sick. Once, he got a stomach ache and skipped breakfast in order
to eat grass. For 20 minutes, he would walk around the garden looking
for a particular green straw. An hour later, he was eating his breakfast.
Scooby, the security dog? Maybe in the past. Now Scooby has re-classified
himself to a companion dog. He likes to spend more and more time
on a carpet in front of the door. Perhaps it's a sign of middle
age you say? Well, according to my calculations, Scooby is barely
in his late 20s (dog years: 4 x 7 = 28). I'm just wondering what
he'll be like in his dog 40s.
seem always interested in Scooby. He is a perfect non-controversial
subject matter. Many conversations start "And how is Scooby?"
Sadly, the ex's never ask how I feel.
Scooby ignores 98% of all dogs which seems to infuriate them completely.
On the other hand, 1% of dogs he hates with all his dog soul. Some
dogs he just hates and loses his cool immediately. I don't know what
makes him turn that way, he just does. The other 1% are the female
dogs. Not every female dog is worthy of Scooby's attention, mind you.
The one female dog Scooby did find attractive was a three legged,
scrappy looking mutt with one pup. The female dog had a number of
skin diseases and was hopping around on three legs, as a rear-left
leg was broken and unusable. Perhaps Scooby doesn't go for all these
appearances and saw something attractive beneath the surface. I hope
I never find out.
The final myth: dogs are faithful. Not true in Scooby's case. I was
considering renaming him to the more appropriate name "traitor,"
when after barely 48 hours away from me, he completely entrusted himself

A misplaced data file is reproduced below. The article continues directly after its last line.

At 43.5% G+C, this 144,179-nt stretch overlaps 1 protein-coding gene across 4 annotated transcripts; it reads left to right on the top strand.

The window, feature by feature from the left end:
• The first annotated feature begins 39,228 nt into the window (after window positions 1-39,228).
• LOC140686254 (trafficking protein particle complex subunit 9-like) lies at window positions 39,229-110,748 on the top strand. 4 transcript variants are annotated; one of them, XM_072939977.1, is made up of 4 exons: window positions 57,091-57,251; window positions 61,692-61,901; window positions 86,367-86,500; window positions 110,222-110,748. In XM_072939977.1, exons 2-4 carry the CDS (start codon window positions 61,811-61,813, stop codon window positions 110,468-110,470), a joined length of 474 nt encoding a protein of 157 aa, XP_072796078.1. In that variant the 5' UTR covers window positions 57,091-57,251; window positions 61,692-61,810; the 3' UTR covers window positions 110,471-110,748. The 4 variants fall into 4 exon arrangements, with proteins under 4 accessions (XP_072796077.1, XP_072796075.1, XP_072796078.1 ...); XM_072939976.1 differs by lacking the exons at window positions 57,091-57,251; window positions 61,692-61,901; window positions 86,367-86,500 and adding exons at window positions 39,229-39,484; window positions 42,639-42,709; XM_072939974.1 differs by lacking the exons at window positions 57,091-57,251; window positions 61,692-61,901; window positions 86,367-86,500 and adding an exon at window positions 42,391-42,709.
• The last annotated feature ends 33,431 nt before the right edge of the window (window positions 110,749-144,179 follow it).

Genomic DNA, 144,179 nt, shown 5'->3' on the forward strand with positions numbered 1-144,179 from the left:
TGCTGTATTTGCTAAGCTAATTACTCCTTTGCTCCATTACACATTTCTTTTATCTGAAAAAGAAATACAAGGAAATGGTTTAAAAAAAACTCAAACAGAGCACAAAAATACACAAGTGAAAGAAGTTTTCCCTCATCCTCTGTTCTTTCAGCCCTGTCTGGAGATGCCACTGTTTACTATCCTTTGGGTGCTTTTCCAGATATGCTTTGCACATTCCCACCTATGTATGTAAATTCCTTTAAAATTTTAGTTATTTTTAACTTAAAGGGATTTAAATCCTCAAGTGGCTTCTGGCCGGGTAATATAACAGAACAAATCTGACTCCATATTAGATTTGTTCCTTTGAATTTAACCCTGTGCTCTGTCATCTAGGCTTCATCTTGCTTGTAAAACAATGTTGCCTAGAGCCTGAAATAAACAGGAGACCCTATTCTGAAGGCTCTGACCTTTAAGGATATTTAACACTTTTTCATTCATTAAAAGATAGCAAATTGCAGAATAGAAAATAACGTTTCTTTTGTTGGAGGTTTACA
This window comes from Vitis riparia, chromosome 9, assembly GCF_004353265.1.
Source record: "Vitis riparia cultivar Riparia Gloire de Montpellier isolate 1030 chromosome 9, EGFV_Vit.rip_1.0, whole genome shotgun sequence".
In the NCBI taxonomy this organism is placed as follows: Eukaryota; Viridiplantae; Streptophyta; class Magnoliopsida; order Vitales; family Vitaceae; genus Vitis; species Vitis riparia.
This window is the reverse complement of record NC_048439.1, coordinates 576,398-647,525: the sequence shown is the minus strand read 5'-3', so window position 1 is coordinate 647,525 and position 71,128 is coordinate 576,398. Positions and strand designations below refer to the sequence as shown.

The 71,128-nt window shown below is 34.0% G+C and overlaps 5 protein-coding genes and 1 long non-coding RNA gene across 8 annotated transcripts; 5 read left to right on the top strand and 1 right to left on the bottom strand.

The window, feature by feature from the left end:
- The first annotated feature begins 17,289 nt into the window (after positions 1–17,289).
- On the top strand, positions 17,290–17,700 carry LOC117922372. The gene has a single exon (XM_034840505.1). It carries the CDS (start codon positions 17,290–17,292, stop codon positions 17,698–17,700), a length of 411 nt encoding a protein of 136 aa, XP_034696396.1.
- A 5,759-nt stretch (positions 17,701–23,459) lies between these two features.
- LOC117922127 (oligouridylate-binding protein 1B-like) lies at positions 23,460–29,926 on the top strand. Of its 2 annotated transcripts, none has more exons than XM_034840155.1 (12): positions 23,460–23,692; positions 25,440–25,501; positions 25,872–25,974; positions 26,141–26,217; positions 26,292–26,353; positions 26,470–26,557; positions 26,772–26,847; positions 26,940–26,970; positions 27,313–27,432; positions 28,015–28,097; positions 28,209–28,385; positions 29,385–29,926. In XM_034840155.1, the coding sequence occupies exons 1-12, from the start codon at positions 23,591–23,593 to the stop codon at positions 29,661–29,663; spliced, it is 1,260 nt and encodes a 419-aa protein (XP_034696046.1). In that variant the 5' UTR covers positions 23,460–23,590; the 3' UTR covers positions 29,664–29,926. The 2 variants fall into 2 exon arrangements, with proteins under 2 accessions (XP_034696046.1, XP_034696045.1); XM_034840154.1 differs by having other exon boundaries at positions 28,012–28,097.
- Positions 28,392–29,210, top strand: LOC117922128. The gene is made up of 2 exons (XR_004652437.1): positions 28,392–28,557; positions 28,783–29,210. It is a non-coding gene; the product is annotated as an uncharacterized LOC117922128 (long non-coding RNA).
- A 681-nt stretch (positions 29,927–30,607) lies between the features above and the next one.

to a temporary master. Upon my return, behold, he was barking at my
car. Scooby has learned that life is unpredictable and cruel, owners
change, and in order to stay on top, a dog has to learn to adapt quickly.
Faithfulness is only skin deep.
Postpones Classes for Another Semeste
at Bay Islands University have been postponed for an additional semester.
Originally scheduled to resume operation in January, BIU faces further
delays in their accreditation process. Officials from the University
of Honduras need to inspect the university for a final time to verify
that BIU has met accreditation standards. According to BIU Director
Dr. Perry Elwin, the inspection was scheduled for December, but was
postponed due to finance problems at the University of Honduras. "We
have met all the requirements for accreditation, but we need the inspectors
to come. We were told that the University of Honduras lacked the funds
to support the inspection in their 2004 budget," said Dr. Elwin,
"The inspection is now scheduled for February." Since the
last inspection, BIU has implemented changes to the classrooms and
to their internal rules and regulations.
BIU opened on May 5, 2003, but ceased operation in August 2004 to
await accreditation. Dr. Elwin estimates that 60-80 students were
enrolled for the 2005 winter semester.
of them, Raul Foreman, 25, completed three semesters in the Engineering
and Computers program at BIU. He is anxious to resume studies. "I
am waiting because I have no other choice. Some people travel to the
mainland to finish, but I can't do that," said Foreman, a full-time
RECO employee. According to Foreman, no one from BIU has contacted
him to advise him of the semester's status.
"I do have students calling me for information and I am sorry,
but it's out of our hands. The delay is not due to lack of action
on our part," said Dr. Elwin. The university office will re-open
in February. Dr. Elwin indicated that the university now plans to
start courses in the spring semester in May 2005. "I will keep
on waiting and I will be back in class whenever they open," said
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Back by Jaime Johnston
Bay Islands Businesses Help Fund Social Programs
Municipal donated a lot of land in Coxen Hole for a new day care
center to be constructed. According to Tugliani, the land must be
used before the current Alcalde is still in office, leaving only
a year to begin and complete the project. "Our priority is
to start the project. Day care is very important. We need water
and proper bathing facilities, the kids need a place to run and